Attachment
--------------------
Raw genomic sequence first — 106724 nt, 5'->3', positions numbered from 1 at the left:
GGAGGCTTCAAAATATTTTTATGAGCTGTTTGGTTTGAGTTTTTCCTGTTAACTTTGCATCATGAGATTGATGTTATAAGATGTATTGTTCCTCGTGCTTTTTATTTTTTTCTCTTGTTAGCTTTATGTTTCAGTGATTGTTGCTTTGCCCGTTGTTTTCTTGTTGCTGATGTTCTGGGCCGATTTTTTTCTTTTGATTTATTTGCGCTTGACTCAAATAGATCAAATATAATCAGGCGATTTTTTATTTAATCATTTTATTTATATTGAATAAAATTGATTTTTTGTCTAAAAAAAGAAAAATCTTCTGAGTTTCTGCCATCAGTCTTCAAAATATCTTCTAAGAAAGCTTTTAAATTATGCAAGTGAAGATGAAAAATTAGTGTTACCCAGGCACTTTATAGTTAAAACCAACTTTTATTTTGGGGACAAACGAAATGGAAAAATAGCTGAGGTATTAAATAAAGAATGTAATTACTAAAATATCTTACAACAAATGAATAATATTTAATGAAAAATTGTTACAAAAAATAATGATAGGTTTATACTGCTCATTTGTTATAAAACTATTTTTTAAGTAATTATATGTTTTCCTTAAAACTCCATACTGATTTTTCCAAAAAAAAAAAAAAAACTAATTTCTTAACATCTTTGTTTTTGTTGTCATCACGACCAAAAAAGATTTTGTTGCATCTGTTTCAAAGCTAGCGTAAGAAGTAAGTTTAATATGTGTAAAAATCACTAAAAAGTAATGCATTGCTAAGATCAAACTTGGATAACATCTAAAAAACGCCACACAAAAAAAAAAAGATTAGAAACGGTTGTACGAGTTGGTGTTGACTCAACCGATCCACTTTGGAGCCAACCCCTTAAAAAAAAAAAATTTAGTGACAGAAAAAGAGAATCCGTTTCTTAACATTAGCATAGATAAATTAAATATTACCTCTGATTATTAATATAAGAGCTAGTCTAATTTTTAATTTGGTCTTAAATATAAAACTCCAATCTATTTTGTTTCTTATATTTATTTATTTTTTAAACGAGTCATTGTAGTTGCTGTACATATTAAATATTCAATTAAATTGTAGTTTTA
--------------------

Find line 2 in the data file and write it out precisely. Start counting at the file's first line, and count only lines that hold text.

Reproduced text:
GGAGGCTTCAAAATATTTTTATGAGCTGTTTGGTTTGAGTTTTTCCTGTTAACTTTGCATCATGAGATTGATGTTATAAGATGTATTGTTCCTCGTGCTTTTTATTTTTTTCTCTTGTTAGCTTTATGTTTCAGTGATTGTTGCTTTGCCCGTTGTTTTCTTGTTGCTGATGTTCTGGGCCGATTTTTTTCTTTTGATTTATTTGCGCTTGACTCAAATAGATCAAATATAATCAGGCGATTTTTTATTTAATCATTTTATTTATATTGAATAAAATTGATTTTTTGTCTAAAAAAAGAAAAATCTTCTGAGTTTCTGCCATCAGTCTTCAAAATATCTTCTAAGAAAGCTTTTAAATTATGCAAGTGAAGATGAAAAATTAGTGTTACCCAGGCACTTTATAGTTAAAACCAACTTTTATTTTGGGGACAAACGAAATGGAAAAATAGCTGAGGTATTAAATAAAGAATGTAATTACTAAAATATCTTACAACAAATGAATAATATTTAATGAAAAATTGTTACAAAAAATAATGATAGGTTTATACTGCTCATTTGTTATAAAACTATTTTTTAAGTAATTATATGTTTTCCTTAAAACTCCATACTGATTTTTCCAAAAAAAAAAAAAAAACTAATTTCTTAACATCTTTGTTTTTGTTGTCATCACGACCAAAAAAGATTTTGTTGCATCTGTTTCAAAGCTAGCGTAAGAAGTAAGTTTAATATGTGTAAAAATCACTAAAAAGTAATGCATTGCTAAGATCAAACTTGGATAACATCTAAAAAACGCCACACAAAAAAAAAAAGATTAGAAACGGTTGTACGAGTTGGTGTTGACTCAACCGATCCACTTTGGAGCCAACCCCTTAAAAAAAAAAAATTTAGTGACAGAAAAAGAGAATCCGTTTCTTAACATTAGCATAGATAAATTAAATATTACCTCTGATTATTAATATAAGAGCTAGTCTAATTTTTAATTTGGTCTTAAATATAAAACTCCAATCTATTTTGTTTCTTATATTTATTTATTTTTTAAACGAGTCATTGTAGTTGCTGTACATATTAAATATTCAATTAAATTGTAGTTTTA